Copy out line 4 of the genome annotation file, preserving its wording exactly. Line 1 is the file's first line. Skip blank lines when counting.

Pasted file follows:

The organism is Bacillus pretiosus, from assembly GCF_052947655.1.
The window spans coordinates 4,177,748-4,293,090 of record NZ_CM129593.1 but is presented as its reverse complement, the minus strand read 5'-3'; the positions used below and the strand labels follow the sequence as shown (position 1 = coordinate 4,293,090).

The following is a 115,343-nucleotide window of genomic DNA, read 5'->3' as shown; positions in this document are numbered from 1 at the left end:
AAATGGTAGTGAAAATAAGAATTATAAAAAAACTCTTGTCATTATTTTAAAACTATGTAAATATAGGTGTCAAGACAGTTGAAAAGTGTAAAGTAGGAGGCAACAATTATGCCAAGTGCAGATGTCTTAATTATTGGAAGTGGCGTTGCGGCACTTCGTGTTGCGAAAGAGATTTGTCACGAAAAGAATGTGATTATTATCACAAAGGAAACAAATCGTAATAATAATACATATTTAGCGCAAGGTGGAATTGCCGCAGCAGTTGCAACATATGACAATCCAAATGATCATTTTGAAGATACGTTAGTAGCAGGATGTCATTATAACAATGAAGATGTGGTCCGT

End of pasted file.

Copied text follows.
AAATGGTAGTGAAAATAAGAATTATAAAAAAACTCTTGTCATTATTTTAAAACTATGTAAATATAGGTGTCAAGACAGTTGAAAAGTGTAAAGTAGGAGGCAACAATTATGCCAAGTGCAGATGTCTTAATTATTGGAAGTGGCGTTGCGGCACTTCGTGTTGCGAAAGAGATTTGTCACGAAAAGAATGTGATTATTATCACAAAGGAAACAAATCGTAATAATAATACATATTTAGCGCAAGGTGGAATTGCCGCAGCAGTTGCAACATATGACAATCCAAATGATCATTTTGAAGATACGTTAGTAGCAGGATGTCATTATAACAATGAAGATGTGGTCCGT